A new home in Hamilton: newcomer stories

September 2019
by Tory Metzger

“Something just pulled me in.” 

Not a comment you’d expect to hear from a 30-something millennial living in Toronto and visiting Hamilton for the first time. But Deborah Kanfer, a photographic artist and entrepreneur who had emigrated to Toronto from South Africa with her family years earlier, was unexpectedly enamored by her introduction to this city four years ago. 

Kanfer’s initial visit to Hamilton for a musical theatre concert put on by good friends at Beth Jacob Synagogue was more impactful than she could have realized. She was hesitant upon receiving the invite. Like many, her impression of the city was largely limited to non-resident descriptions of industrial buildings and smokestacks, and crossing the Skyway on the way to somewhere else —nothing that would have elicited a desire to explore the location further. But as Kanfer says now, despite her initial reluctance to take the journey, friendship won out and she made the trip, realizing later that it turned out to be a “a night that actually changed my whole life.”  She recalls coming into the city on what was a beautiful late spring evening from York Road, passing the Hamilton Spectator building, and remarking to herself that she could not believe it was Hamilton. That was quickly followed by an inner voice saying, “Oh my gosh, I need to learn more about this place!”

After that first trip, Kanfer arranged for more visits over the next several weeks, always feeling a positivity and excitement about Hamilton. On taking the GO bus from Toronto, she would feel an “immediate sense of chill  and calm” as she approached the city. It was a particularly “honest” place with a genuineness about it and its inhabitants that she had not found in the bigger metropolis to the east. 

A mere four months later, Kanfer moved her possessions to an apartment in the Durand neighbourhood, became involved in the developing art scene, and established professional connections for teaching and marketing across Hamilton and Halton.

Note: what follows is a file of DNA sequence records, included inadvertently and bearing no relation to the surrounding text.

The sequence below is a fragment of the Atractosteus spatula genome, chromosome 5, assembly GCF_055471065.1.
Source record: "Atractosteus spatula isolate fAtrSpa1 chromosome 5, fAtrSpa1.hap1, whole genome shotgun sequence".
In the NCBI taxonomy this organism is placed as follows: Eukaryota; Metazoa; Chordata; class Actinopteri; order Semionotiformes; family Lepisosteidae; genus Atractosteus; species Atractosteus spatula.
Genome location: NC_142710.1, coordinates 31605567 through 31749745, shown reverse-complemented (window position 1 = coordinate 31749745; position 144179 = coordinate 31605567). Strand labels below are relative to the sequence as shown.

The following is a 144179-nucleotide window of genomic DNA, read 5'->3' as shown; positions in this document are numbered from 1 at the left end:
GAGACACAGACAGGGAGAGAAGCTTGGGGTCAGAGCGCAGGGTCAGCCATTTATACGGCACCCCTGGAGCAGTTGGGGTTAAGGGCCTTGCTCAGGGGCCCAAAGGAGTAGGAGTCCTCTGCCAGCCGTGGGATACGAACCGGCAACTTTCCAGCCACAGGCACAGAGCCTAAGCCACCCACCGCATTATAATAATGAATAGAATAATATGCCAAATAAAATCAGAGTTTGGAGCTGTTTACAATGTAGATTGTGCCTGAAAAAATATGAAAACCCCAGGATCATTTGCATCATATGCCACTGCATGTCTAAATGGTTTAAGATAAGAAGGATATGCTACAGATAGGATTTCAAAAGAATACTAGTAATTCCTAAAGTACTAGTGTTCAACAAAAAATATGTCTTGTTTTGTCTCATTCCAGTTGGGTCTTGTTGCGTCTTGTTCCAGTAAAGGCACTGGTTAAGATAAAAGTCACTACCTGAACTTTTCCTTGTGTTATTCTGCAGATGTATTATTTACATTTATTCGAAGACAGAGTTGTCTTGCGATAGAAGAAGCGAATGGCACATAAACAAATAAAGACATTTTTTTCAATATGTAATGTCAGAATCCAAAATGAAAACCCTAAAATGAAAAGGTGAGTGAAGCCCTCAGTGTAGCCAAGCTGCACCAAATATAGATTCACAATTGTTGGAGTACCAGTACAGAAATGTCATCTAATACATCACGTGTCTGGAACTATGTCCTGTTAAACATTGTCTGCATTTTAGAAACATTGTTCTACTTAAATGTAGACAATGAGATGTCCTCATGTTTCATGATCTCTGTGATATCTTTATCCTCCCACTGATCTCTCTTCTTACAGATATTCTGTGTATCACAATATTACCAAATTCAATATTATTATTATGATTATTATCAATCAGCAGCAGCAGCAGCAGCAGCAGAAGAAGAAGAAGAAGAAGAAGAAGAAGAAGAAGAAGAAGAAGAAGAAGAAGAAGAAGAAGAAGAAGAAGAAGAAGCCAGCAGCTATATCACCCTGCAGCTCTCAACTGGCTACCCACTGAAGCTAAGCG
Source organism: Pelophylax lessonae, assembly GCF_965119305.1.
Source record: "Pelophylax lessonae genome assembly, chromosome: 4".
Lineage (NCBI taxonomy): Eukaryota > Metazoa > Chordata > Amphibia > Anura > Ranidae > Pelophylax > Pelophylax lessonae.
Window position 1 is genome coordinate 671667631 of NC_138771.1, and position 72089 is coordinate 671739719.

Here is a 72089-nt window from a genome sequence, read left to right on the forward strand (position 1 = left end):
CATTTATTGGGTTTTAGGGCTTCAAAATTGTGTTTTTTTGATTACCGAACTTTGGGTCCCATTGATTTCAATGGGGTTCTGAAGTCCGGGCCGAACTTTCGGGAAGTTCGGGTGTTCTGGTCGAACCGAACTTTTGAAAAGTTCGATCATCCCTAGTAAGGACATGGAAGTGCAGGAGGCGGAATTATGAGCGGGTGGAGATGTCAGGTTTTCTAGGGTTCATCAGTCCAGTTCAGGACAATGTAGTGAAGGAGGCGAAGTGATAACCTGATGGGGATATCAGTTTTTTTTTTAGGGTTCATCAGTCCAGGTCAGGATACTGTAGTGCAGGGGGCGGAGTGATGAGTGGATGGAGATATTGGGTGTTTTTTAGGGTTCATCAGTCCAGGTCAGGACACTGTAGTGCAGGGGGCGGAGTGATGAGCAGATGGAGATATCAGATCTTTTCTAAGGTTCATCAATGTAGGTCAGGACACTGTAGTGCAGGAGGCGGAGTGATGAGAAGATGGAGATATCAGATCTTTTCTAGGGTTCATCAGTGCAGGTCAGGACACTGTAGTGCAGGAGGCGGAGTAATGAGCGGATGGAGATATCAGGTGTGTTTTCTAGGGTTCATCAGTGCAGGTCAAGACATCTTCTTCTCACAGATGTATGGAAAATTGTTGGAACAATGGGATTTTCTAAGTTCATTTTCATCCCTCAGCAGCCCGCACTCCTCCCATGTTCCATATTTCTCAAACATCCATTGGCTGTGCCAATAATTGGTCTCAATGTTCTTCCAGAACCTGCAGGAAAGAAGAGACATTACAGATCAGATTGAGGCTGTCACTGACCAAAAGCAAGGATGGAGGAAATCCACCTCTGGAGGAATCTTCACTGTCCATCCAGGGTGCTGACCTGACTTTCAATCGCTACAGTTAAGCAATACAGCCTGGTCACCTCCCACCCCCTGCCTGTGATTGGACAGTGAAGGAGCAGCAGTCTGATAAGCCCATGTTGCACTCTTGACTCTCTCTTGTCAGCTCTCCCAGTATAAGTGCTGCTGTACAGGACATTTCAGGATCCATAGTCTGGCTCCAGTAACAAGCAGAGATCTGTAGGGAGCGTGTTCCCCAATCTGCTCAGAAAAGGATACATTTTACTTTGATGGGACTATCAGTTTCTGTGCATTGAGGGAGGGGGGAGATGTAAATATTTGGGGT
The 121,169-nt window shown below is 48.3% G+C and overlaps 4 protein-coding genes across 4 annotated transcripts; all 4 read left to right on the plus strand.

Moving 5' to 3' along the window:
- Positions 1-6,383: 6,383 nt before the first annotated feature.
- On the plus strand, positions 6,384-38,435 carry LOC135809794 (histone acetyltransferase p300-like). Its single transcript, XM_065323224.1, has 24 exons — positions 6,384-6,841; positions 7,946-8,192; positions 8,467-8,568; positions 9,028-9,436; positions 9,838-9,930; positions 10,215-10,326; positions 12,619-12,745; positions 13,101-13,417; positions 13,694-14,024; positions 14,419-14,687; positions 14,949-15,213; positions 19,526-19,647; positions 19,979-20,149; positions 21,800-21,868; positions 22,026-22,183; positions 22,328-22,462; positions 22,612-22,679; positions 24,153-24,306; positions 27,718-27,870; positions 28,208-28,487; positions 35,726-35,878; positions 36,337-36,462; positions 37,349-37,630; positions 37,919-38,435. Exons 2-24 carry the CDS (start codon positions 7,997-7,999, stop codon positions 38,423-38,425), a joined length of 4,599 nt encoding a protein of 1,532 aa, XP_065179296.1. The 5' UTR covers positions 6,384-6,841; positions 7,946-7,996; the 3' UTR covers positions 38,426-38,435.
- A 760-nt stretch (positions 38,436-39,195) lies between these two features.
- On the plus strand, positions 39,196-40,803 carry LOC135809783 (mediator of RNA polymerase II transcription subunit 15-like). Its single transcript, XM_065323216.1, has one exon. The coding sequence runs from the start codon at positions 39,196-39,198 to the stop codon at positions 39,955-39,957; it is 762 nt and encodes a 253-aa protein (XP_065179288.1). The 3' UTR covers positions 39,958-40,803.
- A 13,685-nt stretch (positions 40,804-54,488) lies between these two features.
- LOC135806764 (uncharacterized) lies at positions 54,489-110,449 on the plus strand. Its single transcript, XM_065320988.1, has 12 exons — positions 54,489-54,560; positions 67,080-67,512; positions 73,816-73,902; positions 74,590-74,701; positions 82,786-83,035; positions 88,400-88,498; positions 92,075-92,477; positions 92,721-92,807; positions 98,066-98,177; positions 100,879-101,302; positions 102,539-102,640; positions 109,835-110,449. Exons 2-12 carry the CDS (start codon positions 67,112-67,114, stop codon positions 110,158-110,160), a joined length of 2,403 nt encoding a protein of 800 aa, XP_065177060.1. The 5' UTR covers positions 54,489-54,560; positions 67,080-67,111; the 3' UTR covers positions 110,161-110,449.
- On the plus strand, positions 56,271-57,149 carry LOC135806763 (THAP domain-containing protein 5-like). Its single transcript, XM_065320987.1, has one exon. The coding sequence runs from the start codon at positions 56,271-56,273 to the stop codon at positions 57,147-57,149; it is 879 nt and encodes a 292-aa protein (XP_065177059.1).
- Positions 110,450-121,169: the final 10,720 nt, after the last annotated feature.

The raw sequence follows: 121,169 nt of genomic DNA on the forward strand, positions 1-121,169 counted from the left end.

Today, Kanfer says her somewhat impulsive, instinctive decision to relocate to a new and largely unfamiliar community, continues to be the right one for her. With an adventurous and self-described restless spirit, she has found Hamilton to be a place that allows for exploration and innovation.  She is deeply involved in the creative arts community (including many studio showings), plays violin in a musical group, teaches at the Burlington Art Gallery, and continues to pursue opportunities that incorporate photography, her greatest creative passion.  

Kanfer’s artwork is created through a variety of analogue processes and techniques, including the use of mixed media elements, multiple and split exposures, contact and lumen printing. The latter hearkens back nearly two centuries to an era of camera-less photography, which allowed for the capturing of a strength and physicality of images. No two pieces of her artworks are the same, each being created from unique compilations.

Kanfer is looking at new ways to combine her skill sets and interests in the area of wedding photography and real estate, where she hopes one day to combine her design and marketing talents. She has moved to a new home on James Street North, very much enjoying the creative vibe the location provides, along with opportunities to explore the natural beauty afforded by the lake, hiking and biking trails, and escarpment landscapes. Regarding Hamilton, Kanfer has no regrets, noting that she does not see herself moving away “anytime soon.”  She has found the  community as warm, welcoming, and inclusive as she did on her first visit four years ago and, while she now enjoys her trips back to Toronto to see family and friends, she feels a relief in returning home to Hamilton. Kanfer is among a seemingly statistically rare subset of individuals in her generation who are touting to parents the advantages of leaving Toronto for Hamilton! 

Kanfer is a wonderful example of someone who has seen and embraced the rich benefits of living in Hamilton. She continues to find ways to contribute to, and be part of, this city through her spark, creative talents, and enthusiastic participation in all that it has to offer. It looks to be a great match.

Tory Metzger is a psycho-educational consultant and a longtime Hamilton resident.